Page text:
maltreatment, or PM, is particularly challenging
to identify because of its intangible
nature. And while it can be perpetrated by
anyone, its most pernicious form is that
perpetrated by parents and/or caregivers.
The researchers note that “available evidence
and guiding theory suggest that PM inflicted by
a primary caregiver in early childhood, or
chronically throughout childhood and
adolescence, is more deleterious to a child’s
overall development.” Id., p.
researchers are careful to distinguish PM from
the “characteristics of dysfunctional parenting
(e.g., inconsistent, chaotic, emotionally
dysregulated parenting…).” Id. PM
is distinct from dysfunctional parenting in that
PM is characterized by a “chronic, severe and
escalating pattern of emotionally abusive and
neglectful parental behavior” combined with
increased risk of psychological harm to the
examining PM, the researchers looked to test
whether “[y]outh reporting PM will exhibit
equivalent or higher baseline levels of symptom
severity, risk behavior, and functional
impairment compared with physically or sexually
abused youth; and [whether] [t]he co-occurring
presence of PM with physical or sexual abuse
will be associated with worse clinical outcomes
compared with outcomes among other categories of
maltreated youth (i.e., those who report only
physical, only sexual, or combined physical and
sexual abuse).” Id., p. S20.
test these hypotheses, the researchers “examined
baseline assessment data from maltreated youth,
as archived in the National Child Traumatic
Stress Network (NCTSN) Core Data Set
Their study sample “consisted of 5,616 children,
comprised of 2,379 (42%) boys and 3,237
researchers’ findings “strongly support the
hypotheses that PM in childhood not only
augments, but also independently contributes to,
statistical risk for negative youth outcomes to
an extent comparable to statistical risks
imparted by exposure to physical abuse (PA),
sexual abuse (SA), or their combination (PA +
SA).” Id., p.
S24. Moreover, they found that “PM was the
strongest and most consistent predictor of
internalizing problems (e.g., depression, GAD,
SAD, attachment problems). With respect to
the prediction of externalizing problems, (e.g.,
behavioral problems, self-injury, criminal
activity), PM exhibited a strong association
comparable to that of PA and greater than that
of SA.” Id., p.
perhaps most concerning is that the researchers
found that PM “is the most prevalent form of
maltreatment in the NCTSN CDS. A history
of PM exposure was identified in the majority
(62%) of more than 5,000 maltreatment cases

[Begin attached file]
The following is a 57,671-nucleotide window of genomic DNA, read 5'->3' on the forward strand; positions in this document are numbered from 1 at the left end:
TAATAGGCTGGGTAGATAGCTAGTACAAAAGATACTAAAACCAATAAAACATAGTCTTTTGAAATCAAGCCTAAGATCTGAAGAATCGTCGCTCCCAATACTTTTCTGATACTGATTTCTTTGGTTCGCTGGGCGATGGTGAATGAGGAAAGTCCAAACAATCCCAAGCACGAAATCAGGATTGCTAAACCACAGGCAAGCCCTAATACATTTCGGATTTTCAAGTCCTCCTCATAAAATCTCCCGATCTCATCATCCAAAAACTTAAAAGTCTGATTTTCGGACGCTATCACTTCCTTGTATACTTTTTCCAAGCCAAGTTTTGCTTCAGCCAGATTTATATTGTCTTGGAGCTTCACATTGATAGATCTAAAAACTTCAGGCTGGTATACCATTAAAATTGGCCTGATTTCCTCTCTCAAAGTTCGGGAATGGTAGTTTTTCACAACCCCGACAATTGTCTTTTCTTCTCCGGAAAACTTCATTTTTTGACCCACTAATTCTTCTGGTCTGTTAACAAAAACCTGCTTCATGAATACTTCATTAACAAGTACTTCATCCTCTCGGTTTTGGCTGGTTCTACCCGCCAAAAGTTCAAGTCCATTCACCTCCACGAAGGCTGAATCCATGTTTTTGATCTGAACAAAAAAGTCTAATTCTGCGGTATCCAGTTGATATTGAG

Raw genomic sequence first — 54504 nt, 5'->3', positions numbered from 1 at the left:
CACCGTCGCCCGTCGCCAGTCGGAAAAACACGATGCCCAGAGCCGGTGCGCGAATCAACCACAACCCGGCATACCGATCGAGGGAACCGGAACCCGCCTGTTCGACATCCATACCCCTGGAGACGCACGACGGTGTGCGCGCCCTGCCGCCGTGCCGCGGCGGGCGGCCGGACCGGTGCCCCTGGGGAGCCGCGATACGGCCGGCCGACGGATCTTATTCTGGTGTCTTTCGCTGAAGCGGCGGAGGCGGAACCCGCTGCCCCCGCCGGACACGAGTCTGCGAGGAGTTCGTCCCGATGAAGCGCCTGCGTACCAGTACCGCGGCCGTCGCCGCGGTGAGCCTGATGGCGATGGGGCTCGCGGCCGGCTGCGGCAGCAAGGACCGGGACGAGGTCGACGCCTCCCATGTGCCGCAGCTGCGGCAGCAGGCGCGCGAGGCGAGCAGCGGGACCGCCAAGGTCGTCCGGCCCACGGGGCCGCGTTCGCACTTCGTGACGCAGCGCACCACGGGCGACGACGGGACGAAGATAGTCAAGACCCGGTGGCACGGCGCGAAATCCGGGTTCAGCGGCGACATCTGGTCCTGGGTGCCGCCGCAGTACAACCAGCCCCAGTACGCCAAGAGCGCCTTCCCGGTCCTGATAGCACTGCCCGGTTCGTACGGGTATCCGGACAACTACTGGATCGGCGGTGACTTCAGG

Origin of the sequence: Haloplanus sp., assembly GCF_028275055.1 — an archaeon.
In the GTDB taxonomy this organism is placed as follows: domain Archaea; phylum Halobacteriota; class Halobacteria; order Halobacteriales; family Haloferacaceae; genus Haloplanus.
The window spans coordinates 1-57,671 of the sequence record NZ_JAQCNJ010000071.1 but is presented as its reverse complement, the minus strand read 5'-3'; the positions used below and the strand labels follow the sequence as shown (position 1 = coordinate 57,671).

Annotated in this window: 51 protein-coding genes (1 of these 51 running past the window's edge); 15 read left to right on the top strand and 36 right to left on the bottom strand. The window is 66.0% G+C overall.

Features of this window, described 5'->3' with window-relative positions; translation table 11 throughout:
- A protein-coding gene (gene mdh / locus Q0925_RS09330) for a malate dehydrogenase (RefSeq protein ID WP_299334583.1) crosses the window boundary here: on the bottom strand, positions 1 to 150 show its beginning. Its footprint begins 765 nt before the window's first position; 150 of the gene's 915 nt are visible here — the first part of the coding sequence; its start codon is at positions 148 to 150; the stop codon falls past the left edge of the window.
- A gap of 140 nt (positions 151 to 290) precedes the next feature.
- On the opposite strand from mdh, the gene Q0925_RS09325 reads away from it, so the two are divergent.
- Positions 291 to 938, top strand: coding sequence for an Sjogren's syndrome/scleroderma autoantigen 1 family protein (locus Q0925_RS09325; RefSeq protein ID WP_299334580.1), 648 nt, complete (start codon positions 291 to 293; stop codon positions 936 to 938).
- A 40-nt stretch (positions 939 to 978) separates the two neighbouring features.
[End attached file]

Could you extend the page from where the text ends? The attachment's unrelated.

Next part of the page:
examined in this study, with nearly one quarter
(24%) of maltreatment cases comprised
exclusively of PM.” Id., p.
S24. But this is in contrast to “official
reports of PM to child welfare agencies [which]
portray PM as a relatively rare
phenomenon: Only 7.6% of official reports
to child welfare agencies identified the
occurrence of PM in 2009.” Id., p.
S19. Perhaps “[t]he comparatively covert
nature of PM can … lead investigators to focus
on other more “tangible” forms of maltreatment,
as well as to adopt an apathetic or helpless
outlook regarding how best to intervene.”
study creates a powerful argument against
apathy, and encourages practitioners to engage
in “efforts to increase recognition of PM as a
potentially formidable type of maltreatment in
its own right [which] should be at the forefront
of mental health and social services training
efforts, including incorporation of education on
PM into graduate training curricula and
continuing education of child service
professionals.” Id., p.
S26. Furthermore, the researchers implore
practitioners to develop “theoretically grounded
interventions for the sizable subpopulation of
traumatized youth exposed to PM….
Appropriately constructed guiding theory,
assessment tools, interventions, and clinical
training methods are needed to support accurate
risk screening and case identification,
effective intervention, workforce development
and public policy.” Id.
strongly encourage you to download this article
and share it widely with your colleagues, team
members and agency partners. And I further
encourage you to engage in discussions regarding
this form of child maltreatment. By
recognizing it, we can take the first step
toward eradicating it.
always, I thank you for reading, and for all
that you do on behalf of the children you serve.
C Street, NE | Washington, DC 20002 US
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